But for now, it’s possible for visitors to downtown Bloomington to park without paying for a space in the new 4th Street garage.
That’s not because the city has adopted a philanthropic approach to parking garages. It’s due to a worldwide supply chain problem, according to the mayor’s office. The metering of time spent in the garage, as well as the customer service portal, run on technology that requires a computer chip from China, where it’s being manufactured.
The Bloomington city council’s insistence on the inclusion of ground floor commercial space in the proposed replacement for the 4th Street parking garage is a factor in one of the arguments a landowner is making, in an attempt to ward off the city’s attempt to take some real estate through eminent domain action.
Aerial image from Monroe County GIS system from the west.
West elevation of proposed parking structure.
Based on the city plan commission’s unanimous recommendation Monday night, downtown Bloomington will be getting roughly 250 more parking spaces by the end of 2020.
Winning approval from commissioners was a three-story, 369-space parking structure that the city will build on a wedge of land in downtown’s technology district. The site is flanked by the B-Line trail on the west and the Showers building, which houses city hall and CFC Business Plaza, on the east. The Beacon counted more than a hundred parking spaces in the surface lot currently at that location.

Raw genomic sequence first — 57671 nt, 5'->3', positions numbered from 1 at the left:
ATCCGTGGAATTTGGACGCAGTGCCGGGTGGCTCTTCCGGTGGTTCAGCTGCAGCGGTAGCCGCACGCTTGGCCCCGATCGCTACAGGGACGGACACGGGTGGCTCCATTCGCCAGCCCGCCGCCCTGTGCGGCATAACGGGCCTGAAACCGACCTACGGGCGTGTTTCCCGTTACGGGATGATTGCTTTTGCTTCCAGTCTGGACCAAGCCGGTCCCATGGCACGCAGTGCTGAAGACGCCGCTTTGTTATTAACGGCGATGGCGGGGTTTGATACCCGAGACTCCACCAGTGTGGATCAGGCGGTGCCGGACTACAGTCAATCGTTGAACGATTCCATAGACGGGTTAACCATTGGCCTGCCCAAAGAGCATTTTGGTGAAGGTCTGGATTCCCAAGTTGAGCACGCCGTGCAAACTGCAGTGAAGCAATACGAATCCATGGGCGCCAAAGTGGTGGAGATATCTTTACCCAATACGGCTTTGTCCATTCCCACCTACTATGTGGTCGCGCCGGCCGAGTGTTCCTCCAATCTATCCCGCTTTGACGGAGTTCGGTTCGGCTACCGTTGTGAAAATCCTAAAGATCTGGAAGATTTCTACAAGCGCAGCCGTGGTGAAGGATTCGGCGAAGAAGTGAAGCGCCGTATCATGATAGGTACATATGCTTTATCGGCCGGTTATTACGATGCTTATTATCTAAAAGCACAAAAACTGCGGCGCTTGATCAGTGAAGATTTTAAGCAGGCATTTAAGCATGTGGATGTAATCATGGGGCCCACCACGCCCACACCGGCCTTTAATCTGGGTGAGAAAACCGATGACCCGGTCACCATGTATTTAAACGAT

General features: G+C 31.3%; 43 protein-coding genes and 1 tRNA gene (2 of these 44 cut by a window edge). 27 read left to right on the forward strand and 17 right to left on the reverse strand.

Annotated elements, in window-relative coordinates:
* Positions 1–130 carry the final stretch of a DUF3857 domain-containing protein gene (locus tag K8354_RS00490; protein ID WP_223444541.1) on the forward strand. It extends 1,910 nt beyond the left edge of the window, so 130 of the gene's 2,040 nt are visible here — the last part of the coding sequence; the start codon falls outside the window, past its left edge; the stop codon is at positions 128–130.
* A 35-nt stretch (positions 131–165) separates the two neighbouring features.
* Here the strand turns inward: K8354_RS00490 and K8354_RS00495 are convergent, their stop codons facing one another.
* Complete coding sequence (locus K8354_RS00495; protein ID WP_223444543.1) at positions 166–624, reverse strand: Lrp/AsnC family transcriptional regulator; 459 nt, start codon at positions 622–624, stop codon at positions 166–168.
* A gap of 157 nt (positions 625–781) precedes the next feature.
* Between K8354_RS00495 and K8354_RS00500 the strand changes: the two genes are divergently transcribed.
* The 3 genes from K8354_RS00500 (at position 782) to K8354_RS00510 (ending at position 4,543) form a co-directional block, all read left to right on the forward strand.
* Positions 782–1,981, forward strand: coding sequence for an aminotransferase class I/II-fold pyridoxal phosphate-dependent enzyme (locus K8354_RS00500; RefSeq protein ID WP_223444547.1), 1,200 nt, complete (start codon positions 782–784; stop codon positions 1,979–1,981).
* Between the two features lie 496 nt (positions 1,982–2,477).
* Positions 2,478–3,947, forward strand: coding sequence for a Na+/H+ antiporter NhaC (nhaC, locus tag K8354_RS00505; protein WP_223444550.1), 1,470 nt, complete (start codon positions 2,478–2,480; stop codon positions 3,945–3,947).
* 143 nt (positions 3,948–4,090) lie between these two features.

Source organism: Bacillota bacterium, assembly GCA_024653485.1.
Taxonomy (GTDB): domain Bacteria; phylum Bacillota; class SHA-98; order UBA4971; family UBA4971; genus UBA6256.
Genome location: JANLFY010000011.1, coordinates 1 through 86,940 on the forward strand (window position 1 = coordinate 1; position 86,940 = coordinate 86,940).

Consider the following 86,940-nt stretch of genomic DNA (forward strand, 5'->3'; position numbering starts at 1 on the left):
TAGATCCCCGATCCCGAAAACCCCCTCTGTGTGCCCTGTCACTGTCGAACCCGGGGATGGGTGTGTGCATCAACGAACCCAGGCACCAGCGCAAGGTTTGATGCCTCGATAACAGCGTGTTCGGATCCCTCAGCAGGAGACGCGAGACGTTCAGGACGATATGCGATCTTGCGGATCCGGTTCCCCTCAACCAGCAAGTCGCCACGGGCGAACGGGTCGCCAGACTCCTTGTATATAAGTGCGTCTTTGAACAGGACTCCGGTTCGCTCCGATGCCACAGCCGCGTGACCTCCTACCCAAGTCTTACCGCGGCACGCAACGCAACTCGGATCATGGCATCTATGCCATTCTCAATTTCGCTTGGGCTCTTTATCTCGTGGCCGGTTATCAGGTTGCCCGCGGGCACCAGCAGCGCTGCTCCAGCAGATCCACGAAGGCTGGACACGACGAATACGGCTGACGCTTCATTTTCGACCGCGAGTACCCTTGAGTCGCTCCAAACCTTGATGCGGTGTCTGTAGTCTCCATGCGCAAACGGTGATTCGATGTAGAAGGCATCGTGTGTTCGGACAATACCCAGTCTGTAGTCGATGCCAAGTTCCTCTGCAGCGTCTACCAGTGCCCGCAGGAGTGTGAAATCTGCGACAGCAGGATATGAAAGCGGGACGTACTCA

Plan commissioner Joe Hoffmann at the group’s Sept. 9 meeting. (Dave Askins/Beacon)
Outgoing plan commissioner Joe Hoffmann accepts from Mayor John Hamilton a proclamation in his honor at the Sept. 9 meeting of the commission. (Dave Askins/Beacon)
For his last vote at a regular meeting of Bloomington’s plan commission, Joe Hoffmann joined in the unanimous decision of the other commissioners Monday night, giving approval to the city’s proposed new three-story, 379-space parking garage to be built just west of city hall.
Hoffmann has served 32 years on the plan commission, which is the city’s land use and development policy body. Mayor John Hamilton used the commission’s agenda slot for reports and communications near the start of the meeting to issue a proclamation declaring Sept. 9, 2019 as Joe Hoffmann Day in Bloomington. Hamilton pegged the number of plan commission meetings Hoffmann had attended at around 380.